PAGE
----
By Sierra MacPherson and Sofiia Rusyn
Two Humber College students were reported to campus security Thursday morning as they tried to complete a classroom assignment.
Third-year journalism students Makayla Verbruggen and Kyshia Osei were in the public lobby of the Learning Resource Centre, trying to take footage of the Starbucks location when they were confronted by an employee who later called security at North Campus.
The problem is the students hadn’t filled out a Temporary Use of Space permit.
The policy, which was introduced in 2019, is meant to ensure public safety when events like vendor sales, art shows, performances, information tables or student film shoots take place on campus.
According to Rhonda Harrison, who handles the scheduling of events on campus, the policy also applies to journalism students trying to file daily news stories.
“If there is an activity that needs to take place with regards to journalism students filming, documenting, interviewing anything of that nature that will use space outside of classrooms,” said Harrison, “there is a request that needs to be submitted to secure that space.”
Harrison admits that it may be fine for journalism students to film “short little clips,” but she wouldn’t explain what that means in practice.
“It depends on too many factors to define what short and long would be,” she said. “It depends on space. It depends on the activity. It depends on the time of the day.”
Emily Milic, the associate director of communications at Humber says it becomes an issue when students use cameras on tripods.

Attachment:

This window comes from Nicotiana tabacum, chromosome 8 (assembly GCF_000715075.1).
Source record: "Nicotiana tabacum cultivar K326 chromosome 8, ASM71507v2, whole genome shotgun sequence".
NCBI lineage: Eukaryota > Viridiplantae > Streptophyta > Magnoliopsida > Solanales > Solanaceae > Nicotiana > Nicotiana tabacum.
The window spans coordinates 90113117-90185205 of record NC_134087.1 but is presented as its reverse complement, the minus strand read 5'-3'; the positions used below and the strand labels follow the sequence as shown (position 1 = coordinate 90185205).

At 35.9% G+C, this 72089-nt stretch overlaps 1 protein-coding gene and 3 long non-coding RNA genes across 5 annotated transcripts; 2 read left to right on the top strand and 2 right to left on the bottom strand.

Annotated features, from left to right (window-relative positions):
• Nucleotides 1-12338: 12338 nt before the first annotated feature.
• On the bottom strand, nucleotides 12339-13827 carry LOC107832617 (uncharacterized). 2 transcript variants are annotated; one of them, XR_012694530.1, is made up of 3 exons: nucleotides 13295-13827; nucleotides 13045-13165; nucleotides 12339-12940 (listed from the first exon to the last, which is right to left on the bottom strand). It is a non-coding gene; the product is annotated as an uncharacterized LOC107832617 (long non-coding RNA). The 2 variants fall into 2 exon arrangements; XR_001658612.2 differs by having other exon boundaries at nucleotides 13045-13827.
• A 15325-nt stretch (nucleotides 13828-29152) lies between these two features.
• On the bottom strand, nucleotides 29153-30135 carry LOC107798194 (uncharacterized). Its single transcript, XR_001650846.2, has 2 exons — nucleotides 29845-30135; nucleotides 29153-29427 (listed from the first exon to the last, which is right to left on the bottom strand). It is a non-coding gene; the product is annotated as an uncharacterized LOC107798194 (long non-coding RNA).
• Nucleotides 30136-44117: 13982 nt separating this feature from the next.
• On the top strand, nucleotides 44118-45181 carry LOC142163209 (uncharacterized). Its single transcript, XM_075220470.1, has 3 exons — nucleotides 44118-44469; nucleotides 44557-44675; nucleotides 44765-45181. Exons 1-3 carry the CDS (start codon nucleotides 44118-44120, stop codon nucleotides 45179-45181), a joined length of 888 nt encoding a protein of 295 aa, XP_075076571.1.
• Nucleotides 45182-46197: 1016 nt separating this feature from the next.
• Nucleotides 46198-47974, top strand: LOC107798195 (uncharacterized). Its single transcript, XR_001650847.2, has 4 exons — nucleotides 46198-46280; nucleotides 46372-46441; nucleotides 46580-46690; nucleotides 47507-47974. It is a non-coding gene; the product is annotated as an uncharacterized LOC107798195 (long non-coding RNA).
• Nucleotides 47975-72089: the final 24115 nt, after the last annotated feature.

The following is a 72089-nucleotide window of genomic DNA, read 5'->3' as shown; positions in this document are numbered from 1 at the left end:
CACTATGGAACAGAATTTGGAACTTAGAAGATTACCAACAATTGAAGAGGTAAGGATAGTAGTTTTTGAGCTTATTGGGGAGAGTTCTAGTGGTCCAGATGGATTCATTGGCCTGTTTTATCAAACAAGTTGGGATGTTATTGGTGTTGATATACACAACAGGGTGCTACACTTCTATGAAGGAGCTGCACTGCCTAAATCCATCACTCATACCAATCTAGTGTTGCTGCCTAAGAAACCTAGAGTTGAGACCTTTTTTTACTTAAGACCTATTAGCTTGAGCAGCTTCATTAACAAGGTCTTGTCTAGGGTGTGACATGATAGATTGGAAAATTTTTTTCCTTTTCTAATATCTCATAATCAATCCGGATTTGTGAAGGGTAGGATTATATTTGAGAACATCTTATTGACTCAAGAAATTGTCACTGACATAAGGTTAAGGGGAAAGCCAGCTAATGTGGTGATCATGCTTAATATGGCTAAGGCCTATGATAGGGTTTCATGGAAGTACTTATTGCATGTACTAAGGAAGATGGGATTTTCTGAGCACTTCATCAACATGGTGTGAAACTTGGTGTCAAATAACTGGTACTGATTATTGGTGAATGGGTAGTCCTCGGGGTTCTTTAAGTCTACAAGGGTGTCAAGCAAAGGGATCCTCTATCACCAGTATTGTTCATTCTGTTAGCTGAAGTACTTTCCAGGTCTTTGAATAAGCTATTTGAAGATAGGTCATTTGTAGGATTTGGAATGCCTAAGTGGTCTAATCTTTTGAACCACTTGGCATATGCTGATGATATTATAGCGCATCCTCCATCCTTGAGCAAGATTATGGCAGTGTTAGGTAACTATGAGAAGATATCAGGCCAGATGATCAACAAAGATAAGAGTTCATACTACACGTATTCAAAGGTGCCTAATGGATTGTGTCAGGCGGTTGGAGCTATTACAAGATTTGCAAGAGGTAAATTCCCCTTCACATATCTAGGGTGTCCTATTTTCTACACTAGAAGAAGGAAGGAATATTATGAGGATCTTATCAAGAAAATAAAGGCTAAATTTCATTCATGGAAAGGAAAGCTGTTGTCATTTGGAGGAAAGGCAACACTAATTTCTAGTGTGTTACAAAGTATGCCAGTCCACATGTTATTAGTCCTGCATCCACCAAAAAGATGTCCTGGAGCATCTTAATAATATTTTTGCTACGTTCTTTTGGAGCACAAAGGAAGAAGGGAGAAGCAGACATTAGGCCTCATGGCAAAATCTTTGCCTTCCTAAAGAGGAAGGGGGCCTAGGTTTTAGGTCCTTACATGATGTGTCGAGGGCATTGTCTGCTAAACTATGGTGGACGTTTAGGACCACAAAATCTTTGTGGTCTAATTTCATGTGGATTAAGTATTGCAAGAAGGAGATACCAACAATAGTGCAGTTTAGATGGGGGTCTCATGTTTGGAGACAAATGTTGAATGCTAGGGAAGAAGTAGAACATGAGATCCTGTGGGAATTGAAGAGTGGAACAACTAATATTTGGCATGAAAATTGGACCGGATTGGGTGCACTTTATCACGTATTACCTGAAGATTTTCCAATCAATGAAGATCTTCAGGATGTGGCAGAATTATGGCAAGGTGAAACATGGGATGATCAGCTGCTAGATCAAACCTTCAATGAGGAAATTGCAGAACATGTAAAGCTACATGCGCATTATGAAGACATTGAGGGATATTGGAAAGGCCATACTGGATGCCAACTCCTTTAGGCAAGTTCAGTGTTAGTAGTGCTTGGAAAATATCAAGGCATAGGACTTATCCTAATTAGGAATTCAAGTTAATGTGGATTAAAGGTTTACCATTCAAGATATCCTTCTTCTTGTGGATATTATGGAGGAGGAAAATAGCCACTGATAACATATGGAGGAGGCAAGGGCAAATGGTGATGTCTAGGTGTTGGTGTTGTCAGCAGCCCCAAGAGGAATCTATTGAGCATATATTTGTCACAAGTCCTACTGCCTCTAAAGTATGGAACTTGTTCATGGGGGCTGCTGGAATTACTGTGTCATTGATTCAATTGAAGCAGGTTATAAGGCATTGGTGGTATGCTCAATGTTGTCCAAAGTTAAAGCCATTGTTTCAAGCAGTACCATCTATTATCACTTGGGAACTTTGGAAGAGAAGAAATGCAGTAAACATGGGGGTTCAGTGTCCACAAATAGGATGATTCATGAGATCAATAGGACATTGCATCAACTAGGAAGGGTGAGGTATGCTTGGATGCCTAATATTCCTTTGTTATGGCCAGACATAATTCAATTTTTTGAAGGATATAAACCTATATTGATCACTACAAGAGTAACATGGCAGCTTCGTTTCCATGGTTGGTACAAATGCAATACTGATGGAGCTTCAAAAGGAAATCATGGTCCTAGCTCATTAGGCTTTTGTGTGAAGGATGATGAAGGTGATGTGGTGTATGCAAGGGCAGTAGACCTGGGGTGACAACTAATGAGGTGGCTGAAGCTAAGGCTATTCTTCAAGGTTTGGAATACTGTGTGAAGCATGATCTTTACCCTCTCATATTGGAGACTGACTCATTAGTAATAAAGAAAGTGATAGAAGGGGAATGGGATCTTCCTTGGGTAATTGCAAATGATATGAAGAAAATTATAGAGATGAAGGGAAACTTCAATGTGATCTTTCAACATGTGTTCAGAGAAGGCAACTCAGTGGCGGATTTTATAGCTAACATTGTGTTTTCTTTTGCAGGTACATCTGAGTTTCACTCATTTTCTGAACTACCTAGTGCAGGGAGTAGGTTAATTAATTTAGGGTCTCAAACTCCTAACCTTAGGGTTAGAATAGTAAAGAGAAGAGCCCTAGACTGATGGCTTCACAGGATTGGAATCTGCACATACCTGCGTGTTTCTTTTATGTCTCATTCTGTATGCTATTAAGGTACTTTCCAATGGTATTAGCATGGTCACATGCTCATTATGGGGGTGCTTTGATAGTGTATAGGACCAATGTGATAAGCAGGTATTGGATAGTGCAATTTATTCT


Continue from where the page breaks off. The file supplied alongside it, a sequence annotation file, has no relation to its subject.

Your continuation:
She says there’s a difference between journalism students filming hand-held and using bulkier setups “because it has more of an impact on people being able to move around the space.”
She adds permits are needed “so that public safety knows you’re there in case of an emergency.”
But the students filming outside Starbucks were using their personal cellphones to conduct their schoolwork.
There’s also confusion about how much time is needed to process a permit request.
The form says the College requires “a minimum of 15 working days’ notice” in order to consider a request.
“The 15 days is not a maximum,” says Milic. “That it is not necessarily the rule.”
Harrison says students can expect a response within a day.
She adds the policy “does not go against the [journalism program] standards.”
But that seems to contradict the provincial guidelines for advanced diploma journalism programs, which require graduates to “report on a range of stories … in a timely manner” and to “manage time effectively to meet deadlines.”
In November 2021, Manan Nijhawan, a third-year journalism student first encountered the restrictions when trying to cover a story about Humber Athletics.
He was told to fill out the form to get permission to film, and that a response could take up to 15 days.
Dan Rowe, a program coordinator with Humber’s journalism degree program, says Humnber’s journalism faculty first raised concerns about this policy back in December.
He said ”technically nothing” has been done since that to resolve the issue.
”We’ve been told that there have been meetings and that people are still talking about it,” Rowe said. ”And there’s gonna be some sort of plan or resolution of some sort, but we haven’t got any specifics or concrete details of that.”
Throughout the school year, a number of sites on campus have prevented Humber journalism students from filming.
The restrictions faced by students this year came as a surprise to some program alumni.
”It’s not as if you’re wandering in with no affiliation whatsoever to the school,” said Nick Westoll, a Humber journalism graduate from 2016 who works as a multimedia journalist for CityNews Toronto.
”You’re paying to be there. You’re paying to have an education.”
But journalism students may need to get used to filling out the forms.
”It’s a policy,” said Milic, ”so there’s no end date.”
The 40th anniversary of press freedom being enshrined in Canada’s Charter of Rights and Freedoms is this Sunday.